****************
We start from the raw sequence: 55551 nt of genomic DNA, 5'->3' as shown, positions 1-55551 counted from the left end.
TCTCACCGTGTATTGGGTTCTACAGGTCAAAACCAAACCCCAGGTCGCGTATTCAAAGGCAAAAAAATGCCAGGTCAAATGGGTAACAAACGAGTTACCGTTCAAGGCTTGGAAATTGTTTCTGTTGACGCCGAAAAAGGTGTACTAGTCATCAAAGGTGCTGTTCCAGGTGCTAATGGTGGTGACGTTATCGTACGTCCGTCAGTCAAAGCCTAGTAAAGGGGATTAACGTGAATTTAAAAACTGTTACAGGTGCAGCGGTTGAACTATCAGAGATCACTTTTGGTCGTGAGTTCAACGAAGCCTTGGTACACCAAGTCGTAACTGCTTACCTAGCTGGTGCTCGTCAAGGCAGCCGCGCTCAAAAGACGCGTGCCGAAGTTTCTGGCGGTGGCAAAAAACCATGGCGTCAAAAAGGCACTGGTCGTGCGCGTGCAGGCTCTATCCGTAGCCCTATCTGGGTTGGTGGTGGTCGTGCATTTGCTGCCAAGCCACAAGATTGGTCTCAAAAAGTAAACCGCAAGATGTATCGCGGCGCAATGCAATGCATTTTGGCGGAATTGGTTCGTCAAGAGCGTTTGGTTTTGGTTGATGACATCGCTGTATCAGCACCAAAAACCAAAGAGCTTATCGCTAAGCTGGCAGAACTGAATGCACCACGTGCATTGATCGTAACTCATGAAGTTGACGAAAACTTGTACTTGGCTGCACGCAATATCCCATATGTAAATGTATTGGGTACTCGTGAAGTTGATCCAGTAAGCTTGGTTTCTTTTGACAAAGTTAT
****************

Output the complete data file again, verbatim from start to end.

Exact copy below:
We start from the raw sequence: 55551 nt of genomic DNA, 5'->3' as shown, positions 1-55551 counted from the left end.
TCTCACCGTGTATTGGGTTCTACAGGTCAAAACCAAACCCCAGGTCGCGTATTCAAAGGCAAAAAAATGCCAGGTCAAATGGGTAACAAACGAGTTACCGTTCAAGGCTTGGAAATTGTTTCTGTTGACGCCGAAAAAGGTGTACTAGTCATCAAAGGTGCTGTTCCAGGTGCTAATGGTGGTGACGTTATCGTACGTCCGTCAGTCAAAGCCTAGTAAAGGGGATTAACGTGAATTTAAAAACTGTTACAGGTGCAGCGGTTGAACTATCAGAGATCACTTTTGGTCGTGAGTTCAACGAAGCCTTGGTACACCAAGTCGTAACTGCTTACCTAGCTGGTGCTCGTCAAGGCAGCCGCGCTCAAAAGACGCGTGCCGAAGTTTCTGGCGGTGGCAAAAAACCATGGCGTCAAAAAGGCACTGGTCGTGCGCGTGCAGGCTCTATCCGTAGCCCTATCTGGGTTGGTGGTGGTCGTGCATTTGCTGCCAAGCCACAAGATTGGTCTCAAAAAGTAAACCGCAAGATGTATCGCGGCGCAATGCAATGCATTTTGGCGGAATTGGTTCGTCAAGAGCGTTTGGTTTTGGTTGATGACATCGCTGTATCAGCACCAAAAACCAAAGAGCTTATCGCTAAGCTGGCAGAACTGAATGCACCACGTGCATTGATCGTAACTCATGAAGTTGACGAAAACTTGTACTTGGCTGCACGCAATATCCCATATGTAAATGTATTGGGTACTCGTGAAGTTGATCCAGTAAGCTTGGTTTCTTTTGACAAAGTTAT